by Selah Janel
Along with everything else, I have more than a passing fancy for dark fantasy. It’s probably one of the subgenres I’m most comfortable in. I love the thought of faerie rules that only make sense to non-mortals, I love the chaotic rules that form a lot of fairy and folk tales. I also feel like there is such phenomenal possibility in the genre, especially in exploring characters. A few years ago a friend and I took a lot of little, odd shorts that we had and put them into a collection. Our idea was to get people used to exploring all areas of their imagination. Not all of the stories are one genre or another, not all of them are a genre the way you’re used to seeing. Not all the stories are even full stories. We want readers to take part in the book, to think and feel, and see where these tales take you. This is a piece I’m particularly proud of. I’m admittedly not a huge fan of Snow White, because it’s fairly narrative and fairly boring in the typical form we’re used to seeing it in. I became fixated one day, however, on the moment after the happily ever after, a moment that’s edited out of a lot of versions: the wicked queen being forced to dance at Snow White’s wedding in a pair of heated iron shoes. It got me thinking about how different the two women were, and then got me thinking about what would happen if they weren’t so different, after all…
Like so many of my other short work, this tale can be found in Lost in the Shadows
She’d already been dragged across the floor of the great hall, garbed in her finest gown and draped with her largest jewels. Derisive faces swarmed around her as she struggled and clawed at the soldiers who struggled to hang onto her thrashing limbs. Weaklings. They could only hold her because the scales had tipped out of her favor. In another time and place, in any other battle, she would have been able to raise a finger and break the bones of every gathered dignitary in a hundred places.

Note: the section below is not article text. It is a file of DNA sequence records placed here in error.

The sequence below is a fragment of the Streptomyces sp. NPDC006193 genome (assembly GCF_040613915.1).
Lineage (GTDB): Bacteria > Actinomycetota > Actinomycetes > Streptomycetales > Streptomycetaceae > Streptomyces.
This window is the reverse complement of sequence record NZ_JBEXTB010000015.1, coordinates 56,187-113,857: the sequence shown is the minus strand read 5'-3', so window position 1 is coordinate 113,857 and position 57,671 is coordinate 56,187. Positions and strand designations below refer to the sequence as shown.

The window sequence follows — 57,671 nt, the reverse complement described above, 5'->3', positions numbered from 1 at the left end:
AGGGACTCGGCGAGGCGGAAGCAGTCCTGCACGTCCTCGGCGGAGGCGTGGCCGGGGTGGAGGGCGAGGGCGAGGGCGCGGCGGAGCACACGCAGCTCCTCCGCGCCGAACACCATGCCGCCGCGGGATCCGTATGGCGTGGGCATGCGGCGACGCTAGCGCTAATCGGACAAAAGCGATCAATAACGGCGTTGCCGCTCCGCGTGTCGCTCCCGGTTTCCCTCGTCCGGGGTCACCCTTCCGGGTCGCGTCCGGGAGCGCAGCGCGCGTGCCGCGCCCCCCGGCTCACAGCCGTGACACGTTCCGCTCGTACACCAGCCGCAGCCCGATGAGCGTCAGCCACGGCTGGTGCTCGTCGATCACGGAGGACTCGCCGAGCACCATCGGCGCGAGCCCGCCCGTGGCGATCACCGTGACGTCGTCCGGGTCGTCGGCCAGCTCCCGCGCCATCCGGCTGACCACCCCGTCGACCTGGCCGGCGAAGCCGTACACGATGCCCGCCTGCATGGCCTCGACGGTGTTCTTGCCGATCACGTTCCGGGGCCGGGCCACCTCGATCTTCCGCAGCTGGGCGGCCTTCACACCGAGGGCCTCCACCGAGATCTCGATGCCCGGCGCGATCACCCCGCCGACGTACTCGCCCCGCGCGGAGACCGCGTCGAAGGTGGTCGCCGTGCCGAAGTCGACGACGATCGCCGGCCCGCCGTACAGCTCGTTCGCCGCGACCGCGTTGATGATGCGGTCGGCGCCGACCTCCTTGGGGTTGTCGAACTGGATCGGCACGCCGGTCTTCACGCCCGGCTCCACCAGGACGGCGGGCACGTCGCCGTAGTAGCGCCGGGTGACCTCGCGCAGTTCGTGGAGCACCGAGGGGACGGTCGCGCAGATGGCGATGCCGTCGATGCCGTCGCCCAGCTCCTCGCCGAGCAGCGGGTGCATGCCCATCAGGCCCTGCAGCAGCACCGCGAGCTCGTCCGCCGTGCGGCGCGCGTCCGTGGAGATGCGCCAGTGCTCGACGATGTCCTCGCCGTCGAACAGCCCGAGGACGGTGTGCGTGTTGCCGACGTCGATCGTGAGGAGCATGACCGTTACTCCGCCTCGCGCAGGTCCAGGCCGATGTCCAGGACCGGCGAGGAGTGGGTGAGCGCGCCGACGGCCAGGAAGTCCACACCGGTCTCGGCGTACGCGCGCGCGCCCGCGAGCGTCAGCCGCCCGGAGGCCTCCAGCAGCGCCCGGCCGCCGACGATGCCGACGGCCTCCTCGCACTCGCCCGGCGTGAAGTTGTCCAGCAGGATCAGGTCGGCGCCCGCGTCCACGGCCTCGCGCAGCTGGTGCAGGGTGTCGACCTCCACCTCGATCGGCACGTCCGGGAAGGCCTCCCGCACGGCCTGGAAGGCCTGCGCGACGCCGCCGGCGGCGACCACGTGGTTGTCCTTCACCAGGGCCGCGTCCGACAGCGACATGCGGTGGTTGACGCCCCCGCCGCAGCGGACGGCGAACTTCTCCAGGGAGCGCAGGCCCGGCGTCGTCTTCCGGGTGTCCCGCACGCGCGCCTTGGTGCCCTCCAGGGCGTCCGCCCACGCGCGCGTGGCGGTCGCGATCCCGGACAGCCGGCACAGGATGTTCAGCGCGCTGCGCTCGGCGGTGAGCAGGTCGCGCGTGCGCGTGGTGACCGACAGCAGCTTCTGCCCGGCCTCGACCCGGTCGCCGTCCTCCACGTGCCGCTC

“She went too far! She had to have known she’d be punished.” The whispers around her turned her stomach. How stupid. She’d never once entertained a thought of failure: not when she stood naked in front of her mirror demanding its opinion on her beauty, not when she sent her faithful servant into the woods to butcher The Girl (she would not think of her as anything but The Girl), not when she sold her soul for a spell that would turn the apple of life into the fruit of demise.
She was tossed to the unforgiving stone floor in front of the wedding party, her long hair and skirts pooling around her as the entire court jeered. How fast their minds changed. How many times had they cowered in fear when she threatened to slaughter their children in front of them? How many times did they give her all their earnings for fear she’d slide into their houses as a fog during the night? The Queen had her ways. Everyone knew it and everyone had cowered until The Girl.
She stared up at her adversary, her dry and cracked lips turned down in disgust. The Girl was made up like a royal and like a saint. Her father would have been so proud, the silly fool. For a split second the former queen remembered how he had swayed when she’d hung him in the tower after removing his blood for a particularly complicated potion. He’d long since outlived his purpose and his love had grown boring and tiresome. His blood, however, had been his exquisite, final gift to her. It had dribbled down in rivulets and gathered in her pale, smooth hands. Drop by drop, it had flowed over her fingers: slick, hot life that was as red as the berries that peaked through the snow in the woods at wintertime.
Her exhaustion grabbed onto the meaty color as she fondly recalled the heart the traitor of a huntsman had brought back to her. He’d slaughtered so many on her behalf before. Why should The Girl be any different? Why? That moment when she’d thought she’d held the princess’s gushing heart in her own two hands had been glorious, a release far better than any lover she’d taken or any spell she’d performed. The crimson residue had quickly turned brown and sticky on her arms as she’d clutched it to her bosom. Its sweet, metallic tang had crept into her nostrils and had lingered in her robes until her lady’s maid had insisted that the gown needed to be washed.